Colombianizing the Fourth of July

Originally from Florida, this friend of mine grew up around a wide range of cultures and traditions. Raised by Haitian and Colombian immigrants, she speaks Haitian-Creole, French, English, and a little bit of Spanish. We share a love of food, and spend a lot of time talking about food and different recipes and whatnot, so when this project came down the pipeline, I knew I had to ask her about some unique, family recipes.

The following was recorded during a group interview with 4 other of our friends in the common area of a 6-person USC Village apartment.

“And then Fourth of July dinner – that’s the day my dad really likes to make the sliders with like the cheese inside. Yeah, and then he puts like pineapple jam and like pink sauce – it’s so good. He’s Columbian, so he likes to … Colombinize, Colombianize food.”

This is a perfect example of cultural fusion. To take the most American food there is on the most American holiday there is and ‘Colombianize’ the two is literally what America is all about. We come from all over the world to share our cultures and make something new and beautiful and wholly original.

California Agricultural Festivals

My informant is originally from Santa Rosa, CA, where she grew up with some small town community ideals and in particular, festivals and annual gatherings.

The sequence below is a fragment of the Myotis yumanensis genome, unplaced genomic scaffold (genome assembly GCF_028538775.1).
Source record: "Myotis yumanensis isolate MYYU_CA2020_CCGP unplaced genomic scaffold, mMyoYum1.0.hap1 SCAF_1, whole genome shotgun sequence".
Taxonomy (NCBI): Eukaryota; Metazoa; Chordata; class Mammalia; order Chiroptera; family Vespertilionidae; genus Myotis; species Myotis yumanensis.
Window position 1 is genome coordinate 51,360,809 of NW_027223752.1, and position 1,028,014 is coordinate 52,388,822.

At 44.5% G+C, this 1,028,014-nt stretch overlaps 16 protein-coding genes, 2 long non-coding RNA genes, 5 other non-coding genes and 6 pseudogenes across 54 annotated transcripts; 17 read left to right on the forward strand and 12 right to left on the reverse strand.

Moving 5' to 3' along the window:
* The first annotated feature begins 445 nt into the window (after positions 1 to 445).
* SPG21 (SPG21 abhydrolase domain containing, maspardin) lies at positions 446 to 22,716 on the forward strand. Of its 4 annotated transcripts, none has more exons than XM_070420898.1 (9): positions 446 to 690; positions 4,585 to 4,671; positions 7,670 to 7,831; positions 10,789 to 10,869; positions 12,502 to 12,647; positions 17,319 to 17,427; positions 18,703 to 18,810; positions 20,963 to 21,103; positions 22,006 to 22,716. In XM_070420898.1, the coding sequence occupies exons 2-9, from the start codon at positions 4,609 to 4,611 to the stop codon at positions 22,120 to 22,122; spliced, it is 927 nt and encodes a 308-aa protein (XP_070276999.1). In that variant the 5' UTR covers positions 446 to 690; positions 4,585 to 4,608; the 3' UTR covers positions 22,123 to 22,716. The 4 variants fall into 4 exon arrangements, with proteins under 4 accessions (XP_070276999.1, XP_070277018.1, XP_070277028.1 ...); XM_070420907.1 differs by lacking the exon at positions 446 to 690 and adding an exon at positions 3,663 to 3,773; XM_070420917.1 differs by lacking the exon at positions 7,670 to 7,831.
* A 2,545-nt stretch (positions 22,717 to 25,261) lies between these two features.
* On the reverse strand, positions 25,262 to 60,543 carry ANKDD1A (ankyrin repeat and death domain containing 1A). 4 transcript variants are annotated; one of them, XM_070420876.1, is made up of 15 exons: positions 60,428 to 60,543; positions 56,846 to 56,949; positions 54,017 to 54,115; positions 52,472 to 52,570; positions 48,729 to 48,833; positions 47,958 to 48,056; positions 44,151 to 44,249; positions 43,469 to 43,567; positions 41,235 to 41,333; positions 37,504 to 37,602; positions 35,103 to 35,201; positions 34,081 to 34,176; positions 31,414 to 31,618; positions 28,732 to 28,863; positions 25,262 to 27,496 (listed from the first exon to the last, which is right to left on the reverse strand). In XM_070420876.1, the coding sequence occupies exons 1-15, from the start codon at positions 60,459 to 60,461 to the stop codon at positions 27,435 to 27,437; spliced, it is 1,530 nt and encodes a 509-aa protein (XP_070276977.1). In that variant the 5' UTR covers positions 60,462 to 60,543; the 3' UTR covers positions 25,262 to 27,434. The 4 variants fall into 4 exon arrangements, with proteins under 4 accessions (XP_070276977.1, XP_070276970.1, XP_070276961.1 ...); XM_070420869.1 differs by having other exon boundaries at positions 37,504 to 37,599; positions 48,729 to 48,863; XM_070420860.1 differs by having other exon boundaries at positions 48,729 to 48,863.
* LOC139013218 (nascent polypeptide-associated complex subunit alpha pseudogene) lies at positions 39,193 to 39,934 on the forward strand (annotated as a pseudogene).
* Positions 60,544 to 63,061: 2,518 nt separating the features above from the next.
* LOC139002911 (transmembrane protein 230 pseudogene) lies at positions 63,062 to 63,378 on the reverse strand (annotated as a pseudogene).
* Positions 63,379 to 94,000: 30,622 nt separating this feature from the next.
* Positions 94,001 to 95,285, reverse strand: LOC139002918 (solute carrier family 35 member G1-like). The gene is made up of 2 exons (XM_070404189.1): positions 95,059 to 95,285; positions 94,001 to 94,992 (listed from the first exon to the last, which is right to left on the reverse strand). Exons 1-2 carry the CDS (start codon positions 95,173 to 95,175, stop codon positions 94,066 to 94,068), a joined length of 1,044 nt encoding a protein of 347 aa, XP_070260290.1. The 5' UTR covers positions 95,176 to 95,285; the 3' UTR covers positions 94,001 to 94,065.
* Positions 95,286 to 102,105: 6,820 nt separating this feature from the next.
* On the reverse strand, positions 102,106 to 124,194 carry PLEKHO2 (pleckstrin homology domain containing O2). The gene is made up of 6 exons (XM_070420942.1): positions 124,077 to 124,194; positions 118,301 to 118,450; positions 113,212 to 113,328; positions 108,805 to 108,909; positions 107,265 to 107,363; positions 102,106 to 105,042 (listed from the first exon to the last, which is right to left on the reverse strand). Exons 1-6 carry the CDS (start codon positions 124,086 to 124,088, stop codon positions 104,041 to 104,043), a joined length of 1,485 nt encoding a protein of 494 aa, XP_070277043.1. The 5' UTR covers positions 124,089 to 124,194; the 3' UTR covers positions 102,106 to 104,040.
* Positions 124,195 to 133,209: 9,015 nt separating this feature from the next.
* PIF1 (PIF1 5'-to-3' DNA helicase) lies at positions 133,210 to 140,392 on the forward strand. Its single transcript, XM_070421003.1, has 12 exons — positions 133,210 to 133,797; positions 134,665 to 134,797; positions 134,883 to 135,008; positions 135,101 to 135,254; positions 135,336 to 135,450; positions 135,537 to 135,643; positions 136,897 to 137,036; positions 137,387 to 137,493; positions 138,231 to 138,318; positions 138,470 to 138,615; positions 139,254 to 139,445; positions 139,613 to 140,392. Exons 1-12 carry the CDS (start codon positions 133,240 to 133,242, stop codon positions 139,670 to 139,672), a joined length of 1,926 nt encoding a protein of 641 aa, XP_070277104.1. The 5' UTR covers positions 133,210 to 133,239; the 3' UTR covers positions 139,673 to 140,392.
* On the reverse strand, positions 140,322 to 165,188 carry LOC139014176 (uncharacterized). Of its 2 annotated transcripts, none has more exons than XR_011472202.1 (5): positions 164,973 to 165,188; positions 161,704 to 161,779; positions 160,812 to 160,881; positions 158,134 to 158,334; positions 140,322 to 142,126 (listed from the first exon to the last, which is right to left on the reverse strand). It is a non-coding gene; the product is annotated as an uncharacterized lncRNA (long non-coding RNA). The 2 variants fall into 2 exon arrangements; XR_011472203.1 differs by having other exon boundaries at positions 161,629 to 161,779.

She noted that there were three festivals that everyone she knew always attended, and that if you didn’t attend, it was questioned why. They were family events, and when one got older they would spend the evenings at the events with their friends.

The first festival was the Gravenstein Apple Festival in Padalum, CA. It usually took place in August, and my informant went every year with her family, just like her father had gone every year when he was younger. There were a variety of arts and crafts and apple oriented foods there at the festival. The biggest event was the pie contest, however. This event was possible because of the abundance of apples in the region, so my informant has told me. It was also used to promote local businesses as they would often donate gift baskets to give away at the event as a means to get exposure for their products. She also remembers other farm-like activities like an animal petting zoo and craft booths.

The second festival was the Sonoma County Fair  (in Santa Rosa Fair grounds).  It was the other event that you went to if you grew up in Santa Rosa. This was the presentation/competition of the animals. Kids could also enter ‘art projects.’ My informant listed cross stitch as an art project specifically. Schools promoted this festival because they passed out entry forms to the students in schools, a component that is different with contemporary folklore, using the school to promote traditional festivals.

The last annual event that my informant said she always attended was a 4th of July potluck picnic held in her court, which all of the residents would block off for the day. It would be a big potluck barbecue. Kids would ride their bikes around the court. They would have games like egg toss and water balloons for kids. When it started to get dark everyone had fireworks and everyone would set them off. The entire event lasted for about 12 hours. She noted that  the people involved with these events had usually lived in the area for a prolonged period of time and there was a real sense of community at all of the festivals.